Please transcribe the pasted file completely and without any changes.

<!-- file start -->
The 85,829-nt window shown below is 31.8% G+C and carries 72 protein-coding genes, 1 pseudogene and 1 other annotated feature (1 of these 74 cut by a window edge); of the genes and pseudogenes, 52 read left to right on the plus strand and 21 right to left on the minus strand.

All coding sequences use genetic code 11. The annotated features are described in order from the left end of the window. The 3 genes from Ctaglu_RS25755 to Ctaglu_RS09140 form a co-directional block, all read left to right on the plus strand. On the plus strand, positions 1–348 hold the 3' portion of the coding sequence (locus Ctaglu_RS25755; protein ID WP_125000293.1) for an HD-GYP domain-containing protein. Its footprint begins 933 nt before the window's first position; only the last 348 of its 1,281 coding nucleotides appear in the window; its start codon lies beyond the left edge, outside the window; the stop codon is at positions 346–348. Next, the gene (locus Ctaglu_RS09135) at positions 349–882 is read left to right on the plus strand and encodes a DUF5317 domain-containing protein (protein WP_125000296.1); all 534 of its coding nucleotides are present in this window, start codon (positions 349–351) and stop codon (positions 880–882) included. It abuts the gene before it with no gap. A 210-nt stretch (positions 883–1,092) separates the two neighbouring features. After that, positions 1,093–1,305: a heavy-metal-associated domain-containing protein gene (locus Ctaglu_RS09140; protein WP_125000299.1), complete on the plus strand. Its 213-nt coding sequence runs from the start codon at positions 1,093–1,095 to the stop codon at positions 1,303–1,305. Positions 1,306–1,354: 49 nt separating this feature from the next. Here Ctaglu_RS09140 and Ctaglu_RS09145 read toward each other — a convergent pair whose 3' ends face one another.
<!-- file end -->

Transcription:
The 85,829-nt window shown below is 31.8% G+C and carries 72 protein-coding genes, 1 pseudogene and 1 other annotated feature (1 of these 74 cut by a window edge); of the genes and pseudogenes, 52 read left to right on the plus strand and 21 right to left on the minus strand.

All coding sequences use genetic code 11. The annotated features are described in order from the left end of the window. The 3 genes from Ctaglu_RS25755 to Ctaglu_RS09140 form a co-directional block, all read left to right on the plus strand. On the plus strand, positions 1–348 hold the 3' portion of the coding sequence (locus Ctaglu_RS25755; protein ID WP_125000293.1) for an HD-GYP domain-containing protein. Its footprint begins 933 nt before the window's first position; only the last 348 of its 1,281 coding nucleotides appear in the window; its start codon lies beyond the left edge, outside the window; the stop codon is at positions 346–348. Next, the gene (locus Ctaglu_RS09135) at positions 349–882 is read left to right on the plus strand and encodes a DUF5317 domain-containing protein (protein WP_125000296.1); all 534 of its coding nucleotides are present in this window, start codon (positions 349–351) and stop codon (positions 880–882) included. It abuts the gene before it with no gap. A 210-nt stretch (positions 883–1,092) separates the two neighbouring features. After that, positions 1,093–1,305: a heavy-metal-associated domain-containing protein gene (locus Ctaglu_RS09140; protein WP_125000299.1), complete on the plus strand. Its 213-nt coding sequence runs from the start codon at positions 1,093–1,095 to the stop codon at positions 1,303–1,305. Positions 1,306–1,354: 49 nt separating this feature from the next. Here Ctaglu_RS09140 and Ctaglu_RS09145 read toward each other — a convergent pair whose 3' ends face one another.